‘Although the official threshold for treating high blood pressure with medication is 140 / 90 – that doesn’t mean that people with systolic readings lower than that don’t have raised blood pressure – anything above 120 systolic needs bringing down and keeping an eye on – and that’s about 80 per cent of the population, ‘explains Professor MacGregor.

‘If you keep your blood pressure down from a younger age with diet and lifestyle changes it can prevent you needing medication later on.’

What your reading means

Interpreting your blood pressure reading can be confusing, but here are some figures to bear in mind.

  • Low blood pressure : Lower than 90/60mmHg.Only one of the numbers has to be lower than it should be to count as low blood pressure.
  • Optimal blood pressure = 120/80
  • Intermediate/ Normal blood pressure:  From 120 /80 to 140/90. This is normal but still higher than it should be and needs controlling with diet and lifestyle changes but does not warrant medication.
  • High blood pressure: Anything over 140/90. You may also have high blood pressure if just one of these figures is higher over a number of weeks. You are likely to need medication to bring it down.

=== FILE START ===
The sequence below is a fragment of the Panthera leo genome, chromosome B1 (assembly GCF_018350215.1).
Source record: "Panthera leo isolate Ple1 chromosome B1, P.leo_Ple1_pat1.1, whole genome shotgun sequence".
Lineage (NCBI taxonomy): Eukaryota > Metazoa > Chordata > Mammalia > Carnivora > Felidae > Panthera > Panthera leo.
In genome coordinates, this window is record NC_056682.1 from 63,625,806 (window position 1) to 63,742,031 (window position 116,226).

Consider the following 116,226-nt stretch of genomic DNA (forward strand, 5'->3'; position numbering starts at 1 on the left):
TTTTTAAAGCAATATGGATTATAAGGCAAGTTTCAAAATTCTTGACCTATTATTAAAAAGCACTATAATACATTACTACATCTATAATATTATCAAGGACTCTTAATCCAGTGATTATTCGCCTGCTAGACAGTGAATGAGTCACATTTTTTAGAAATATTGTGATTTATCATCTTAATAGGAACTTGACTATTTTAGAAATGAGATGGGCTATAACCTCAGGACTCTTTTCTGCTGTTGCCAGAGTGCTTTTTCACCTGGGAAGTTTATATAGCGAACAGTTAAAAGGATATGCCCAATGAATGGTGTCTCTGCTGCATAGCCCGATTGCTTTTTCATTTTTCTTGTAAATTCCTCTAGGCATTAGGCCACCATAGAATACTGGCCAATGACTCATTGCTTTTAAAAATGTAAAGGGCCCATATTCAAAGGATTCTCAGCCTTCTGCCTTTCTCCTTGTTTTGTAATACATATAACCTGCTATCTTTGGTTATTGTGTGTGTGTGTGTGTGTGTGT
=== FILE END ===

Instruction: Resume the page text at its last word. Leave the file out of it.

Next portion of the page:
Tips for bringing down your blood pressure

There are a number of lifestyle changes which will bring down your blood pressure . These include:

  • Cutting down on salt: ‘Eating too much salt is a major cause of high blood pressure,’ explains Professor MacGregor. ‘ The maximum recommended daily intake is 6g a day for adults – but most of us eat nearer 12g a day.

Salt is hidden in a lot of processed foods including bread which accounts for 20 per cent of our daily salt intake. It’s also used in pizzas, ready meals , soups and stock cubes. The best way to cut down is to cook  fresh foods from scratch – but if you are pushed for time – check the labels and choose low salt versions.’

  • Eating more fruit and vegetables: They contain potassium which reduces your blood pressure – aim for at least five portions a day.